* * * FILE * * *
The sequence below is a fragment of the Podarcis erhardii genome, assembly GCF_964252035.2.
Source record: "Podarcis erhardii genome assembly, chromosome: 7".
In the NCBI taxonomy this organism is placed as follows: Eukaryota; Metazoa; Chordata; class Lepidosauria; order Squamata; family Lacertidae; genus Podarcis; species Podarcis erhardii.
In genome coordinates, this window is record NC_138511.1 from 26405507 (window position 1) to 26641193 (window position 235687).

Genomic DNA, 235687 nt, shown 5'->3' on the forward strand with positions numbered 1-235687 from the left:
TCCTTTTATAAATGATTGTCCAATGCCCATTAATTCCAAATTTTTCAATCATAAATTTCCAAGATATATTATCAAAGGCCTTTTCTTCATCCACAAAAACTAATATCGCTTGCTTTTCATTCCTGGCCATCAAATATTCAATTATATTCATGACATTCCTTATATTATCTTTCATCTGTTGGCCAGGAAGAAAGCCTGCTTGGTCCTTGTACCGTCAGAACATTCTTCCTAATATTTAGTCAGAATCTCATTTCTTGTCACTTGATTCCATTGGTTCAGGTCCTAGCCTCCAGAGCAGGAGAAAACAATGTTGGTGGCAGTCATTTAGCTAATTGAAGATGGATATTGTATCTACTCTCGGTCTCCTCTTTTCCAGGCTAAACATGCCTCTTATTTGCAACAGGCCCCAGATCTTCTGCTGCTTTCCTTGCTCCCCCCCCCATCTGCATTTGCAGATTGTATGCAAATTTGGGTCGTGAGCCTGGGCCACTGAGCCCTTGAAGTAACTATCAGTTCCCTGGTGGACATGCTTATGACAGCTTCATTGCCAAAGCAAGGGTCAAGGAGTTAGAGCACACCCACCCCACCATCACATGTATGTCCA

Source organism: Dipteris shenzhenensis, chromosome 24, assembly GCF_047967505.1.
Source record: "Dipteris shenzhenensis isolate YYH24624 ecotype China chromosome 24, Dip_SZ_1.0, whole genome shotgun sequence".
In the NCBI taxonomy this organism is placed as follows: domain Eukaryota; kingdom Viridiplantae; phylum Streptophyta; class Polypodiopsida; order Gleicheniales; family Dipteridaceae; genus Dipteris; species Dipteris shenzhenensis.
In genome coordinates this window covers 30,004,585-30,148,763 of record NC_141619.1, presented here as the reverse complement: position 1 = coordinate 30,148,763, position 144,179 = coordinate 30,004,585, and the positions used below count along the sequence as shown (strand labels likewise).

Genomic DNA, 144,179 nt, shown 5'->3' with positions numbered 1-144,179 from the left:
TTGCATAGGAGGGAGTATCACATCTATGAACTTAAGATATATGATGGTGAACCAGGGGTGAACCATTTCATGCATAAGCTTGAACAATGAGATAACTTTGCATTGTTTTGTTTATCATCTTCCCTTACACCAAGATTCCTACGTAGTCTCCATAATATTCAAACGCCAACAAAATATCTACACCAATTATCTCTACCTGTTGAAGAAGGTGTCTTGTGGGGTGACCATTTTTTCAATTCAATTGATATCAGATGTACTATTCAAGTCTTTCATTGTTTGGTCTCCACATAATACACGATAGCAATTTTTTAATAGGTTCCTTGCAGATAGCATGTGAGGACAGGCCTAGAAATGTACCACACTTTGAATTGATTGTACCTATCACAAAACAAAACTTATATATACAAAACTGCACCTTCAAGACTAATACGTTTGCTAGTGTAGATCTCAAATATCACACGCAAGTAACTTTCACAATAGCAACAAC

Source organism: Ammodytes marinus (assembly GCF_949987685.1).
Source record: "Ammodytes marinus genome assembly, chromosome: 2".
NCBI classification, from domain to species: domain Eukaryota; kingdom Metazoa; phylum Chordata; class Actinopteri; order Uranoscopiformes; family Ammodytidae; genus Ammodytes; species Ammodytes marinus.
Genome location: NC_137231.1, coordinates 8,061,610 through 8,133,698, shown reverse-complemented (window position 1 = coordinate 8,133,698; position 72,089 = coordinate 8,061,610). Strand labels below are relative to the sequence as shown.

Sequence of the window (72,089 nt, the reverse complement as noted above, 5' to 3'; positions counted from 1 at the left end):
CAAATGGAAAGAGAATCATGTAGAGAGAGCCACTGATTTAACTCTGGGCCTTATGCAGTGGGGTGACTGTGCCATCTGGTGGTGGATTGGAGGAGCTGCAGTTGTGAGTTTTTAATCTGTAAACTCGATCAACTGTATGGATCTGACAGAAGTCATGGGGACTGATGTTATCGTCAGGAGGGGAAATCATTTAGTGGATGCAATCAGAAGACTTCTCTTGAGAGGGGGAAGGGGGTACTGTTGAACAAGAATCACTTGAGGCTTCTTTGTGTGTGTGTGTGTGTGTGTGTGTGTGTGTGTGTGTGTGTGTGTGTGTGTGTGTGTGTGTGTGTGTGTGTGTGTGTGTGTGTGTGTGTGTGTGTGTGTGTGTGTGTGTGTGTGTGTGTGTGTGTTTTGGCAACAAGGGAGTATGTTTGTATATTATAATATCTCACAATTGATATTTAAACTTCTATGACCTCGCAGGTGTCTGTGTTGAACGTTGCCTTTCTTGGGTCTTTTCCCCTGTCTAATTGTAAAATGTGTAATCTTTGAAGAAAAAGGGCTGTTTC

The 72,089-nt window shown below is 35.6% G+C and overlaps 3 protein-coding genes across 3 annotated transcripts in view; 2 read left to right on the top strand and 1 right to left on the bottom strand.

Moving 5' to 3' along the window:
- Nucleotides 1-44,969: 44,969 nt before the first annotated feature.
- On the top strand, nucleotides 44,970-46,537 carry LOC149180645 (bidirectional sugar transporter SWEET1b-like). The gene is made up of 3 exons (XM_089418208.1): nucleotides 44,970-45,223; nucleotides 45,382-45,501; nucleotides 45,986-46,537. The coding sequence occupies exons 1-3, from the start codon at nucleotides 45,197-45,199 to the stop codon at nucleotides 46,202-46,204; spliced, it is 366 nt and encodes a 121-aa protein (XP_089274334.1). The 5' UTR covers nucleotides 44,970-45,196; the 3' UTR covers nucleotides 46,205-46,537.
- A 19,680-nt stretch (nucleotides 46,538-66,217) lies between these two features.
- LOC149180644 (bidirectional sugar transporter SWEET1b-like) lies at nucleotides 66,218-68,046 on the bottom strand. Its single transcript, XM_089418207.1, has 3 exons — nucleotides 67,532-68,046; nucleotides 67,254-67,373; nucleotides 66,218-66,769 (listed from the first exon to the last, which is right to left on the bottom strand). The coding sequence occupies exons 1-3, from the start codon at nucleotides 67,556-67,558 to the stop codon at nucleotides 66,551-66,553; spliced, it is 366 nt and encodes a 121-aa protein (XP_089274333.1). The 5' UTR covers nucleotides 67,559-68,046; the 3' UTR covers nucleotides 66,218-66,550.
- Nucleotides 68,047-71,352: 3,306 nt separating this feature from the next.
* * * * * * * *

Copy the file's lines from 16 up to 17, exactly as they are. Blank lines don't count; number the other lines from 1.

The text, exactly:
Genome location: NC_137231.1, coordinates 8,061,610 through 8,133,698, shown reverse-complemented (window position 1 = coordinate 8,133,698; position 72,089 = coordinate 8,061,610). Strand labels below are relative to the sequence as shown.

Sequence of the window (72,089 nt, the reverse complement as noted above, 5' to 3'; positions counted from 1 at the left end):